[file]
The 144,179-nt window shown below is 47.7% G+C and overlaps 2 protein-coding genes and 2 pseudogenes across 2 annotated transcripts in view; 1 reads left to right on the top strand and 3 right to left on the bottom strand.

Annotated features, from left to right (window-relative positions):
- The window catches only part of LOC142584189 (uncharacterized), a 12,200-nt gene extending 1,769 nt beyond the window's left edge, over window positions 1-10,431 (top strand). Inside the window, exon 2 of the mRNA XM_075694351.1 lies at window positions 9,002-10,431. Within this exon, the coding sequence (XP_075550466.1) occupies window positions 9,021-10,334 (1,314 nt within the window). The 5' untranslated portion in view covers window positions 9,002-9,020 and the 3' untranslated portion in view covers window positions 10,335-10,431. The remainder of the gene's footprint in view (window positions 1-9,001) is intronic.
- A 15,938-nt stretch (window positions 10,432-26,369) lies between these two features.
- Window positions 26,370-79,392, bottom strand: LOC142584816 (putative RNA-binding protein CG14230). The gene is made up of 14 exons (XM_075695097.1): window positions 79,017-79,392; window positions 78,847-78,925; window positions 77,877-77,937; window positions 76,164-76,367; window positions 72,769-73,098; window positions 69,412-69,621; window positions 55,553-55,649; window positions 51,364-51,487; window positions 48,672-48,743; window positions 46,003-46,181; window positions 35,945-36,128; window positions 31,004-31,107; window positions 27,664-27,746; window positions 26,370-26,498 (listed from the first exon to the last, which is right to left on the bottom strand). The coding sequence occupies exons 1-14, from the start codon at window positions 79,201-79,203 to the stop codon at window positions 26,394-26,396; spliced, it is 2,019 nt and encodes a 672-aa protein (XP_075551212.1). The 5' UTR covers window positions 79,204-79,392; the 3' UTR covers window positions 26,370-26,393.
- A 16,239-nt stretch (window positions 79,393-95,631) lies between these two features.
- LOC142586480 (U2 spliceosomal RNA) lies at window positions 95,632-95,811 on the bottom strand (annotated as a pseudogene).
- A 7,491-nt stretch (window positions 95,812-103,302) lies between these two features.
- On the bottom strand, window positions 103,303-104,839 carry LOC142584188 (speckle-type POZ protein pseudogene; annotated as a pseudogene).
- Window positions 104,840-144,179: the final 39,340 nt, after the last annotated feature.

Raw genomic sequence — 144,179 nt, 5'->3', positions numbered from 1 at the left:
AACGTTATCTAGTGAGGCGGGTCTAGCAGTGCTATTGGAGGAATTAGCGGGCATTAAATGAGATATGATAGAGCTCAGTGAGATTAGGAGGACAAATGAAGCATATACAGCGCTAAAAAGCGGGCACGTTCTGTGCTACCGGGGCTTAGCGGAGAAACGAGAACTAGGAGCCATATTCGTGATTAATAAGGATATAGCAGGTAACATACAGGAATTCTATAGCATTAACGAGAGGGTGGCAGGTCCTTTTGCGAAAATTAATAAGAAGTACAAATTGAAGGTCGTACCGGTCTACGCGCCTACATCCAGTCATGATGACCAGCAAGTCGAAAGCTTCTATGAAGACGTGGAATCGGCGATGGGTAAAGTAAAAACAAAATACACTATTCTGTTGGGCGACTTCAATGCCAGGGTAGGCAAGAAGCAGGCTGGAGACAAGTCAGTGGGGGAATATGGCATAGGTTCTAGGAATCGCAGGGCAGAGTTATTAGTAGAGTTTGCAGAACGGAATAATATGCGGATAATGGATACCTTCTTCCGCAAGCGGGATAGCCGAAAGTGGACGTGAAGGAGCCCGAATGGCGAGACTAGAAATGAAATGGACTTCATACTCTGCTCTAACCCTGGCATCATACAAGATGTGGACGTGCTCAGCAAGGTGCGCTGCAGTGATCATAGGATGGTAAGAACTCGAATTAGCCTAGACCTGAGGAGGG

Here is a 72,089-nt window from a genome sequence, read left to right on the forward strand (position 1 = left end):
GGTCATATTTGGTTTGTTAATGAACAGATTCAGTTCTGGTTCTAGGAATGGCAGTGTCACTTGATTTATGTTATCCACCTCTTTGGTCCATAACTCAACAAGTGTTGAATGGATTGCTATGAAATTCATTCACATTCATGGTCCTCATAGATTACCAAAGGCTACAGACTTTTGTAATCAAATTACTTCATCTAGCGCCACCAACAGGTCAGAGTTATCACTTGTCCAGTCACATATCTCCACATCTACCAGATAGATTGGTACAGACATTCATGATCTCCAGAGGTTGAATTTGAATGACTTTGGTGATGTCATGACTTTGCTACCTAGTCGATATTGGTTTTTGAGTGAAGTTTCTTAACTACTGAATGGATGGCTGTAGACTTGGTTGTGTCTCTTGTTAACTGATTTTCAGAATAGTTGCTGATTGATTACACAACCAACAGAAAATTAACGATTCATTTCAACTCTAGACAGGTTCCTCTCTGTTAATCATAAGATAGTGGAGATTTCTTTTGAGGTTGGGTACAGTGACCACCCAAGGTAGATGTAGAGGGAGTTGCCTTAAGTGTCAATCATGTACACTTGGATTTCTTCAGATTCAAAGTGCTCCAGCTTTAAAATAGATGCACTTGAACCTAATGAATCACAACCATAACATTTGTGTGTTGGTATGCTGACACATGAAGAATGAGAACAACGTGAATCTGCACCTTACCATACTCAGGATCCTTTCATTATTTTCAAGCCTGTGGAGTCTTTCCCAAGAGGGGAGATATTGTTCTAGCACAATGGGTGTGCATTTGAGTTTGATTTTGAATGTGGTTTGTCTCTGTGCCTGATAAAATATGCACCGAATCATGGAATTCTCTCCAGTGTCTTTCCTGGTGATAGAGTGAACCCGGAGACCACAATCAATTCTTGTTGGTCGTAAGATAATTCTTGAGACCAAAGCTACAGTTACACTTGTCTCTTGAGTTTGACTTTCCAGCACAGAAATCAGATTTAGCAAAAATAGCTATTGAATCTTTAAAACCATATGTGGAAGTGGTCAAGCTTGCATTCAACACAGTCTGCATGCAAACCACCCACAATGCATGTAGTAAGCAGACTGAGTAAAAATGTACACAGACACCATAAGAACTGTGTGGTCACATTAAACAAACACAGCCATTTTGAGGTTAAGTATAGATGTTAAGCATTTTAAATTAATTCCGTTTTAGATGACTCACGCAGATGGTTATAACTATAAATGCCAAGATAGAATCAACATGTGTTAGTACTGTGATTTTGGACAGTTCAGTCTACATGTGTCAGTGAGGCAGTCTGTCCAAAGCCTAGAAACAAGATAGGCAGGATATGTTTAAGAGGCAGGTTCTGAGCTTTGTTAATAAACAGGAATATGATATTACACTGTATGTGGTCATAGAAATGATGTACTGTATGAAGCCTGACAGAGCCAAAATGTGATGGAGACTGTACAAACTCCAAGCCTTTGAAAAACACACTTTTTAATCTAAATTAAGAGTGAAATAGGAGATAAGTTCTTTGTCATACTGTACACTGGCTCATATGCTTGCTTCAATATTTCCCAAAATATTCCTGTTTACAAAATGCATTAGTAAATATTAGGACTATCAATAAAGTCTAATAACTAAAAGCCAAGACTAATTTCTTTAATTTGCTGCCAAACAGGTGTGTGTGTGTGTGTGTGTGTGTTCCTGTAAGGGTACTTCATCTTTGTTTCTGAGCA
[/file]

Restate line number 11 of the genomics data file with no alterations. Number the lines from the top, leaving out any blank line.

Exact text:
Raw genomic sequence — 144,179 nt, 5'->3', positions numbered from 1 at the left: